“So they say always start these things with a quote,” Matt Brady told the packed room Thursday morning, on the first day of New York Comic Con 2016. The founder of pop culture website Newsarama and current high school science teacher recalled the words of a confused student of his who said, “If you could make this about football, I could understand everything.”

“What if I make it about pop culture?” Brady thought. Plugging some kinematic equations into a heavily-sanitized movie trailer started a new trend in Brady’s classroom.

“Thus was born the Deadpool Drop Lab,” Brady said.

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“That’s a pretty common lab,” Brady says of the experiment that has students calculate how to drop something into a moving object. But by framing the “something” as Deadpool leaping into a car full of bad guys, as in the beginning of the character’s 2016 eponymous film, Brady’s found the students are better able to connect with the material. They started to call the dropped object “him” and become invested in the outcome.

“They had a hook into it,” Brady said.

Brady, his wife Shari and Jim McClain, both also teachers, were at Comic Con for a panel called “Comics and STEM Education: A Practical Workshop.” While Neil deGrasse Tyson makes science popular, they put pop culture into science. Whether it’s using Iceman to instruct thermophysics, Finding Nemo for ecology or even the death of Gwen Stacy on Newtonian mechanics, the Bradys realize that teaching relevant, current media is a great way to engage with students and show them your own fun side at the same time.

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Shari and Matt Brady, “Comics and STEM Education: A Practical Workshop” panel at New York Comic Con 2016

“They need to see you as a human being,” Shari Brady said.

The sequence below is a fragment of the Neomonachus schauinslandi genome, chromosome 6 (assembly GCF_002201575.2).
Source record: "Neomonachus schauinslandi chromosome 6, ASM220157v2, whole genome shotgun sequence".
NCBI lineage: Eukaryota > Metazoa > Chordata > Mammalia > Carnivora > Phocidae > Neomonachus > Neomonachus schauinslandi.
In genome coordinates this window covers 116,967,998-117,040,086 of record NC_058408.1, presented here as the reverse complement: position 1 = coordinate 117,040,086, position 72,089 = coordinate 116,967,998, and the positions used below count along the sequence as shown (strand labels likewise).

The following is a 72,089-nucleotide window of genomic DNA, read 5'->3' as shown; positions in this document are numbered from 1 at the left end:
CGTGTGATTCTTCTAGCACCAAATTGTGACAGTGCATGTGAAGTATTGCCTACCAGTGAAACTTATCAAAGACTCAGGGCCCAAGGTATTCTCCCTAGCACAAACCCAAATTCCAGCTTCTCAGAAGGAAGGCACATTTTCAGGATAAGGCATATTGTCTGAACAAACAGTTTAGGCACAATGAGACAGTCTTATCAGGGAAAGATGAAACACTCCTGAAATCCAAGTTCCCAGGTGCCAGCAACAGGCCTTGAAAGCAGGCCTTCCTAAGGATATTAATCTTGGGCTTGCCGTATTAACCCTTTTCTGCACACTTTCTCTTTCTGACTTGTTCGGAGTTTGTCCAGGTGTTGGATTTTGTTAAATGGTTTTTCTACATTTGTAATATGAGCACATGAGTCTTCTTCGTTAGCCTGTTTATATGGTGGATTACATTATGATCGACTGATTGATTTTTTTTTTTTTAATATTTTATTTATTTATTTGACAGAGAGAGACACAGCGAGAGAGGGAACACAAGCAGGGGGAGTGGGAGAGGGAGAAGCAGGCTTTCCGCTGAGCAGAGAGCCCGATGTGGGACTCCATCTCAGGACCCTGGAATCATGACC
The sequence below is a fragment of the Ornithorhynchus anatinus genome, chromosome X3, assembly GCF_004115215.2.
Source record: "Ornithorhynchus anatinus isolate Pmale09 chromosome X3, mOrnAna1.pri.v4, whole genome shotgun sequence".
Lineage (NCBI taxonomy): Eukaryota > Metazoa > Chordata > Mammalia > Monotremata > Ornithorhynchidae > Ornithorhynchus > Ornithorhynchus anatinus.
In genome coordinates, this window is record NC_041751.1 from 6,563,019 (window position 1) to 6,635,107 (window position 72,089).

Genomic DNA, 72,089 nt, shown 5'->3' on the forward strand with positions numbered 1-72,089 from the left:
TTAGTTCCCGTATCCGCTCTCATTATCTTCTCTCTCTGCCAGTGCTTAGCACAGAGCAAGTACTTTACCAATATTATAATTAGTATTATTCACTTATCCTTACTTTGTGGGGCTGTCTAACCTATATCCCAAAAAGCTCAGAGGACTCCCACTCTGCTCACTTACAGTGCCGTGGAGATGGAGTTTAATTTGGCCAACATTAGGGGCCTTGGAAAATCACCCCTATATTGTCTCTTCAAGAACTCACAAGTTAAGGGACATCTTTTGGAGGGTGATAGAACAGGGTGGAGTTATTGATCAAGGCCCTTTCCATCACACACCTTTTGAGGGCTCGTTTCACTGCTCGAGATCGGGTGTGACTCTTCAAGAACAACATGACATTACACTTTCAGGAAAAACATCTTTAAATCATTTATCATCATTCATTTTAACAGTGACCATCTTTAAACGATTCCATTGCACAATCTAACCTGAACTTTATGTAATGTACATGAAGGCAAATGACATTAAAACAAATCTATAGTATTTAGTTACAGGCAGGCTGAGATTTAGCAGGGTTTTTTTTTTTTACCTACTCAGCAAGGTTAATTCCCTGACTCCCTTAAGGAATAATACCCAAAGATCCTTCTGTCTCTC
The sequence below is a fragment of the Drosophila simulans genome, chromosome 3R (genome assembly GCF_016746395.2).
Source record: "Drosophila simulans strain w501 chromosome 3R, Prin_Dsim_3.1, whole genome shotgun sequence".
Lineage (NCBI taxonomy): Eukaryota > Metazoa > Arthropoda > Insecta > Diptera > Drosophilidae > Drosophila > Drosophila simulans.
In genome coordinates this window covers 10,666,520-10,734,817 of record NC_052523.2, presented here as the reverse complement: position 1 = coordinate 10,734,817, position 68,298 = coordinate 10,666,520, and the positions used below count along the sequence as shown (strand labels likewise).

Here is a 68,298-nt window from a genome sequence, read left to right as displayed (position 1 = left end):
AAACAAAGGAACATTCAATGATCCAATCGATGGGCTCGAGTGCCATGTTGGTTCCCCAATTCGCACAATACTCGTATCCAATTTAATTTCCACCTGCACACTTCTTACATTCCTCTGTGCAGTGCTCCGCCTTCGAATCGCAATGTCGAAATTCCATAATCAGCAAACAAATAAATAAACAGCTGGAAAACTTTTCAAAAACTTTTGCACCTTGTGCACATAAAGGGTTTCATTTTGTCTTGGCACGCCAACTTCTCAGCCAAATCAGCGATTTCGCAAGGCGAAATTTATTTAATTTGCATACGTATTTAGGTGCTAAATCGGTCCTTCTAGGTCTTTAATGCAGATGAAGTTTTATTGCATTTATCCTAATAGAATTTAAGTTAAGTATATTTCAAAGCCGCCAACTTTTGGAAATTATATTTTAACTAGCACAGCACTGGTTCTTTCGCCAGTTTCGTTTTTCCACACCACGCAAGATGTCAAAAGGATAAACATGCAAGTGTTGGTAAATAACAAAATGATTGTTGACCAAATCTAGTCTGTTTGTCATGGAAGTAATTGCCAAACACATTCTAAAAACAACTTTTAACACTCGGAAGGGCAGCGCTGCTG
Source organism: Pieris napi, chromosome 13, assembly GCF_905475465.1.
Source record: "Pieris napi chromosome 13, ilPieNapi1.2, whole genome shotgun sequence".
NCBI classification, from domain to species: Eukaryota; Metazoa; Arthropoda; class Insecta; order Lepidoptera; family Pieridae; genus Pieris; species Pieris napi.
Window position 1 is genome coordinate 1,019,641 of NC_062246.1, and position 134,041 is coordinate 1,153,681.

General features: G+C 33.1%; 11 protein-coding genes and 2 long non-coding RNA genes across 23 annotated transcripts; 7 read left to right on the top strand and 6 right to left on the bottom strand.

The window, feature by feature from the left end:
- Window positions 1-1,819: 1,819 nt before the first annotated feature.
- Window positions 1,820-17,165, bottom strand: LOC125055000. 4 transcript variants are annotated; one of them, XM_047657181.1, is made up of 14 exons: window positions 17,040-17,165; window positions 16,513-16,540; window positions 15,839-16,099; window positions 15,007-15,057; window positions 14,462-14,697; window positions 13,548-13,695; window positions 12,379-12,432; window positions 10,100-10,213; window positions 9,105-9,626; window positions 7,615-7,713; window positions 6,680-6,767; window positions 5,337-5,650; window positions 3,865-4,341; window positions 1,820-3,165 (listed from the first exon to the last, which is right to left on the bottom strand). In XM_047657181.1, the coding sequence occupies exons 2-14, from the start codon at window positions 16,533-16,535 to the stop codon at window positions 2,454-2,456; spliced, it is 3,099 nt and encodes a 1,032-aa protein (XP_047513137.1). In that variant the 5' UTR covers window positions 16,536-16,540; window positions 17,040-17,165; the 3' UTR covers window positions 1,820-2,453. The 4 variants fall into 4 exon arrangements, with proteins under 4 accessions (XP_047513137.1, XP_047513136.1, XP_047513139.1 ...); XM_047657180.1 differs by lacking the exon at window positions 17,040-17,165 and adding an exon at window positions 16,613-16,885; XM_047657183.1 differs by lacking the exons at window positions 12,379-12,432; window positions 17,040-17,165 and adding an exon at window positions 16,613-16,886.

Or let the students see themselves as comic book characters, as McClain does. The self-proclaimed “M” in “STEM,” the middle school math teacher writes a comic called Solution Squad that uses a diverse portrayal of characters to explain mathematical concepts. La Calculadora leads the team that includes Radical, a “surfer dude” who rides the hypotenuse, and the Ordered Pair — one of whom can only move along the ground, while the other can only go up.


Notice how “Abscissa” moves first, before “Ordinate.” The mussed hair helps you remember the order!

“And of course they fly around in the Coordinate Plane,” McClain said, to unsurprising groans from the audience.

McClain, who originally drew Solution Squad himself but has since hired a professional artist, started the project as a way to use comics without dancing around copyright law. Brady said that to avoid legal issues, those who follow his lead in using established properties shouldn’t share their specific materials, but they can “encourage others to make their own.”

In that vein, the Bradys recently created thescienceof.org. The website addresses the science in pop culture, like if Ant-Man can really ride Hawkeye’s arrow (“He can’t,” Matt Brady said), with an eye toward inspiring lesson plans for other teachers. Those occasional negative answers don’t tend to be the buzzkills one might expect, but a satisfying answer to legitimate query.

“I set it up as a question,” Brady said. “Could this really happen?”

Visit thescienceof.org and AiPT!’s own Reality Check for all your science media needs, and be on the lookout for a hardcover trade of Jim McClain’s Solution Squad, due early next year! And watch the below video for Russ Dobler’s EXCLUSIVE interview with Matt Brady, from New York Comic Con 2016!